Another hot pro tip: You can watch piano tutorial on Youtube. Even though they can be really difficult to catch which notes are being played, sometimes they link to their own arrangements in the description!
Look for Youtube Tutorials
Speaking of Youtube, it’s a great place to go to get a little bit more information about an artist or song. You can learn distinguishing qualities of the artist you’re trying to emulate. Maybe you hear a snare pattern that instantly reminds you of the song, you made it.
I have some search terms I always try that give me good results:
SONG fl studio: If there’s a straight tutorial for how to make the song, you’ll find it with this term. Don’t be afraid to watch videos that use other DAWs such as Ableton or Garageband – you’ll still see some familiar elements. Plus, google is your friend. If they mention a technique you want to try, look up how to do it in your DAW. This keyword works so well since FL Studio is really common that many people who make beats in other DAWs use it as a keyword anyway
ARTIST type beat: By listening to a type beat, you can get more of a feel for the sounds that give artists their x factor.
SONG karaoke/SONG instrumental: These can give you the beat without the vocals, which can make it easier to hear sounds you might not have heard clearly over vocals
Percussion Tip: Start with the Kick
Percussion is always a great way to personalize your beat. Changing the percussion often changes the mood of the song. Don’t be afraid to make your percussion by scratch, you’ll be surprised with how easy it is to create something unique.
But if you don’t know where you’re going with percussion, start with your kick. Kicks are often used primarily once a measure (try the third beat!) or every other beat. From there, play what you’ve got on loop and try mixing it up.
After you find a kick you like, add some more percs. I usually go for a snare and try and place them as far away from the kick as I can. Again, loop and change things. Don’t be afraid to change your kick again here. If you really like a pattern you have, copy it and mute it so you don’t lose your progress.
Change Things You Don’t Like
Don’t just change the percussion. Change anything and everything you want because this is your cover. You want a different chord progression: go for it. Change the melody? Sure. The sky’s the limit and go with what you like. Personalizing your experience makes it more enjoyable and you’ll end up learning much more.
That’s it. Those are my hot tips for making covers. Of course, there’s much more I have to say on the matter and even more that I have to learn. I’ll be sharing all my tips and tricks with you as I learn. I’ve been working on a juicy beat here recently, I hope to get something up to show you all soon!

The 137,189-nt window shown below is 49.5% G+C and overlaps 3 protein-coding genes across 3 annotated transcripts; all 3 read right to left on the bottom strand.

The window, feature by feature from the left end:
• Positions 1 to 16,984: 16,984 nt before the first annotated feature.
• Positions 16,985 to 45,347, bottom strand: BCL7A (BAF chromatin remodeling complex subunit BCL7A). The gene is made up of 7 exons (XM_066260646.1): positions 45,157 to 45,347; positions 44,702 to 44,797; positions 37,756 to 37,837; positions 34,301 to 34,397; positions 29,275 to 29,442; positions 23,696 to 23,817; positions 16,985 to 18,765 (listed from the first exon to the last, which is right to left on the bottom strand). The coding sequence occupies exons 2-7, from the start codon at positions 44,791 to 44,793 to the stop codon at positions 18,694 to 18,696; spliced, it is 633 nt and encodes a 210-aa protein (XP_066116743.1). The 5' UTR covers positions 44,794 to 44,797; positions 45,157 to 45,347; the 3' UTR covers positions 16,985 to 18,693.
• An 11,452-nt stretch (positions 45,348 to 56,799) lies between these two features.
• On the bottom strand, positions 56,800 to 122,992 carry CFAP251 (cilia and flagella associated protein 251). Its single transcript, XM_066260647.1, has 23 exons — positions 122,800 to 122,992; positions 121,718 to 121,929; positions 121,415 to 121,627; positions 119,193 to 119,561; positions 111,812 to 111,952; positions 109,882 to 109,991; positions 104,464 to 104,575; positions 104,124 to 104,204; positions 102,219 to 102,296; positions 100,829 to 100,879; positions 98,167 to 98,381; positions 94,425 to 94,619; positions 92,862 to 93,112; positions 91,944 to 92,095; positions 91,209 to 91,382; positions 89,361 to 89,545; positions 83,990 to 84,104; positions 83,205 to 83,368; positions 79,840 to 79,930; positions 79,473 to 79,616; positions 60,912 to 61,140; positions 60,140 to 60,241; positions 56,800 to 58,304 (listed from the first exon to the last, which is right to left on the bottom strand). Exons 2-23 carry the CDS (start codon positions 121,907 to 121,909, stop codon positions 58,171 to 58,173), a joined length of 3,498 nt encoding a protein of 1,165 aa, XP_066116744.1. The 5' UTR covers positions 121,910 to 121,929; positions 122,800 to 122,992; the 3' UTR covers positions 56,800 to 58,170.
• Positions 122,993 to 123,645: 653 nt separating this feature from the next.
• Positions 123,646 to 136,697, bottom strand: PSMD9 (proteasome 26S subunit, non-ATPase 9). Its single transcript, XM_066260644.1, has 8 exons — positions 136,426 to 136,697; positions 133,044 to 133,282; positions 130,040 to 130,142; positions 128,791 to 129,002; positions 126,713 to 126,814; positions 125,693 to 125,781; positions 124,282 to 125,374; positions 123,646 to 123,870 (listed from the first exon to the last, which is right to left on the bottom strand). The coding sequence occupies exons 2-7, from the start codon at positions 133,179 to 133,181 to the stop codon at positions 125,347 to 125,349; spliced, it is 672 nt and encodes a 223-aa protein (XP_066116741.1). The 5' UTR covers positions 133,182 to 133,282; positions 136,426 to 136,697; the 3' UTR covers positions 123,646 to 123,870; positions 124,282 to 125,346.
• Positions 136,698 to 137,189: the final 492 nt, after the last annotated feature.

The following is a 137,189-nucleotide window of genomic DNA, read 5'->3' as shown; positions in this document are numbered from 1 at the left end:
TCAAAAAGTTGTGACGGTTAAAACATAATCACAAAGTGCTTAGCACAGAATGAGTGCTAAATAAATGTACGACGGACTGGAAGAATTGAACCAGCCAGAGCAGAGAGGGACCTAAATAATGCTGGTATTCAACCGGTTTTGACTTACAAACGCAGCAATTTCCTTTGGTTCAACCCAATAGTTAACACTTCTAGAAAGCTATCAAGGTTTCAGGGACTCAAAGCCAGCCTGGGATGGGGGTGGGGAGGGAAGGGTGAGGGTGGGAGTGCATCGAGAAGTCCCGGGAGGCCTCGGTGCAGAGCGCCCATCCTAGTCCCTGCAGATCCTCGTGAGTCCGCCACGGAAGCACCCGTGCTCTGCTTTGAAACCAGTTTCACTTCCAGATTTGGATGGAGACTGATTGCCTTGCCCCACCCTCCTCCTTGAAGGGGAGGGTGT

Do you have any advice for making better music? Leave your thoughts in the comments down below!
I finally made music again! Oh, you thought I forgot? I’m back with another pop song – which is strange seeing as pop isn’t really what I listen to.
Anyway, I decided to take a stab at “The Way” by Ariana Grande and Mac Miller. It’s kind of a forgotten gem. There was also something about that piano I wanted to spice up. I found some beat remakes online and got the basic melody pretty quick.
Once I got it done, I added quick percussion just to get a little bit of a skeleton of the beat. Then I started playing with the piano to find another sound. Here’s what I came up with – towards the end I put in the piano so you can feel the difference in the mood:
This sound you’re hearing is an oscillator. Now I don’t know all that much about oscillators in audio engineering, but in a few electrical engineering and physics courses, I was using oscillators for labs. Oscillators emit waves. The oscillator I was using was a plug-in on FL Studio: 3x Oscillator.
And this is about where my knowledge ends. This is a pretty simple oscillator compared to some of the other ones in FL Studio. I have no idea what the knobs do and need to do some research to learn more.
While there’s a lot I like about this sound I made, there’s still a lot to fine tune. That slight static sound at the end of each note bothers me and I’d like to make the notes less staccato. But if there’s anything I learned my first time around, it’s that the fine tuning takes way more work than the general sound.
Originally I had the second oscillator as a triangle wave. It gave a nostalgic 8-bit sound, but there’s something about that video game sound that I’m wary about. While I really like it myself, part of me thinks it’s a phase. Artists use it to pump the 90’s kids full of nostalgia. So for that reason, I went with all sine waves. I did find a resource that was helpful for different types of waves and what they sound like: to read more try this link.
Altogether, I’ve got a long way to go with this entire journey and my progress has been painfully slow. In all honesty, I’m deterred by the new software. It’s a bit daunting since none of the shortcuts and techniques look the same on FL Studio. That being said, I take responsibility for my lack of progress and hope to get back in the saddle.
Disclaimer: This is not legal advice and while I may try to generalize areas of the law, I am still a law student and am learning so I may make mistakes. Please do research of your own if you believe you may have a claim for copyright infringement.
Have you ever wondered where the line is drawn for music sampling and copyright infringement in the music industry? Why is Drake sampling Lauryn Hill sampling the Wu Tang Clan sampling Gladys Knight and the Pips not causing an uproar? It can’t just be because Nice for What is a summer hit, can it? How can John Fogerty get sued for copyright infringement of a John Fogerty song?